Coal Age

JUN 2019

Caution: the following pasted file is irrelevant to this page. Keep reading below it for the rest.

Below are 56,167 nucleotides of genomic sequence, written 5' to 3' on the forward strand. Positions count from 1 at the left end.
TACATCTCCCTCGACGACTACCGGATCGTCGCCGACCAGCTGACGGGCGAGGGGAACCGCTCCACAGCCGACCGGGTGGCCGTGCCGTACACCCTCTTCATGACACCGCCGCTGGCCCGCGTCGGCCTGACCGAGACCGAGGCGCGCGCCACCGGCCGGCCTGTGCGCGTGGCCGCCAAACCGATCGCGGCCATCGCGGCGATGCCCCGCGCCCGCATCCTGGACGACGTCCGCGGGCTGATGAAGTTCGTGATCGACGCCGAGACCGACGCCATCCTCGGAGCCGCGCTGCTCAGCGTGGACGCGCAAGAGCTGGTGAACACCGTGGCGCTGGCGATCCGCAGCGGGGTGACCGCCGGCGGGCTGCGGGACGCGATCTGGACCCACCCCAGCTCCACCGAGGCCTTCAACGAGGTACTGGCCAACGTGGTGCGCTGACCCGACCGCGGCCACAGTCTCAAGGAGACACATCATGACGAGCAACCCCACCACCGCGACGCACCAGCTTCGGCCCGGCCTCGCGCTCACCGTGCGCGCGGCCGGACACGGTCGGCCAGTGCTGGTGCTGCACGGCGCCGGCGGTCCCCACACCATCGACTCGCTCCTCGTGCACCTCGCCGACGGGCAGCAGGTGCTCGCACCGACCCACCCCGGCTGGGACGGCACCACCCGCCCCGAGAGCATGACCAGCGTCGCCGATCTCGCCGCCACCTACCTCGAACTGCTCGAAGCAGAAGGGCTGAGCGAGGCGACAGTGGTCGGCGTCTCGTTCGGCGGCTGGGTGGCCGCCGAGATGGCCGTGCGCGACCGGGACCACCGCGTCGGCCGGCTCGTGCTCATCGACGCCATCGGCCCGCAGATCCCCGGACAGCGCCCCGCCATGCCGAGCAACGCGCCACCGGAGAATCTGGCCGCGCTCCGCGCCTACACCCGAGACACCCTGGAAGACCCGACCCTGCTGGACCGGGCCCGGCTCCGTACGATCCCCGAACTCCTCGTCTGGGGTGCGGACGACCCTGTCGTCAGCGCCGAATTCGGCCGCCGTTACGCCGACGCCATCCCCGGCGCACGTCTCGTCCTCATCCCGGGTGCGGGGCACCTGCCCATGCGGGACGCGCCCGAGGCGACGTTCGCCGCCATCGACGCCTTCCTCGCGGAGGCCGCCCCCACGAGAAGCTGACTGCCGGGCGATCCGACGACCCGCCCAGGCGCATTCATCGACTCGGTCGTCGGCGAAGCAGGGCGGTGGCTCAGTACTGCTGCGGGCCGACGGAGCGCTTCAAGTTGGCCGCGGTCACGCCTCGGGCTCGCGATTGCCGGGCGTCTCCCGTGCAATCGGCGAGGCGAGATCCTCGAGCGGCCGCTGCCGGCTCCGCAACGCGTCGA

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22 June 2019 slurry pumps A Sector in Search of Answers The latest slurry handling solutions indicate the core needs of miners facing uncertainty By Jesse Morton, Technical Writer These hard times in the coal sector may someday prove to have had an upside, according to some insiders in the slurry handling solutions space. For example, better days and markets may have had the dubious side effect of validating inefficient processes and technologies at mines. "The min- ing sector already tended to be old school," Trey Walters, the founder of a company that makes software that models fluid system dynamics. "It is also the case in developing countries where the engineers have lower labor costs and sometimes less budget to procure the latest technologies." Ben Ornstein, a strategist at a slur- ry density meter maker, agreed. "If we look at instrumentation as a whole in the coal industry, historically, what we accept from that instrumentation is something we would not accept in our day-to-day life," he said. The decline in coal prices and demand has forced companies that otherwise wouldn't ask some key questions, he said. "How do we make our processes more efficient? What new technology can we imple- ment to make our end result better? All of these things are kind of where we are at now." Such questions prompted the latest round of innovations, which are pitched as speaking to the core needs of a miner facing uncertainty. A few exam- ples reveal both the ingenuity of suppli- ers as well as the topmost concerns of miners and plant managers today. Totalizing the Targets With the announcement of the lat- est round of updates, Red Meters's V2, featuring an onboard computer, has transcended the confines of the non-nuclear slurry-density meter space, the company reported. "What we've tried to do is put a full solution in a device," Ben Orn- stein, head of strategic planning, Red Meters, said. "It went from a density meter sensor to really a process-mon- itoring and characterization device. This product now functions as a con- trol system for a client that doesn't have the money to spend on a new or upgraded DCS or SCADA." Launched in 2019, the V2 is adver- tised as capable of continuously mea- suring "the process characteristics of any wet or dry continuously flowing media, while producing a unique process signature." The company re- ported that via the Red Meter "critical information is provided, so a user can receive SPC measurements and pro- cess capability, as well as providing the data to diagnose process faults, leakage, flocculation, clogs, and pro- cess blowbacks, to name a few." With the latest updates, V2 "elec- tronics boast HART Protocol, which acts as a bridge between old and new technologies, as well as Modbus," Red Meters reported. "V2 electronics sup- port HART output out of the box for any of the variables being measured, not just density or percent solids." Further, the V2 "can be used as a Modbus slave." Software updates allow for remote support and diagnostics, and enable customers to request remote assistance. These features scratch the surface of the value the V2 brings to a plant or pro- cess, Ornstein said. "Some of the things that we have implemented recently such as an expanse of different com- munication protocols, cloud comput- ing techniques and connectivity things, these are all looking towards the future of industrial process control," he said. "Our device is an IoT design device." The onboard computer "allows users to receive the many direct mea- surements that we take," Ornstein said. Included are slurry weight, tem- perature and pressure measurements, made roughly 3,000 times per second. The computer leverages "a series of algorithms" to "assess the different sensors and put them into the appro- priate format and analyze them to equate an end result, whether that is density or specific gravity or percent solids," Ornstein said. "We take all of these different di- rect measurements and then we allow the client to customize the analysis that happens inside our unit," he said. The resulting multipower, multi- point datasets can then be output to a DCS or SCADA system. Thus, the V2 "allows for this re- al-time statistical process control at a localized source as opposed to having to do that work in the SCADA or DCS," Ornstein said. "The processing power that you have in the SCADA or DCS system can be used to do other things." While the meter functions offline, an internet connection unlocks criti- cal capabilities and benefits. For example, an internet connec- tion enables "setting alarms so that you know that your process is in control and that you can know the instant it goes out of control or if there is a trend of it going out of control," Ornstein said. "The internet connection allows you to send it to third-party sources, such as an email account or a cell phone." Above, the onboard computer and display for the V2 non-nuclear slurry-density meter. (Photo: Red Meters)

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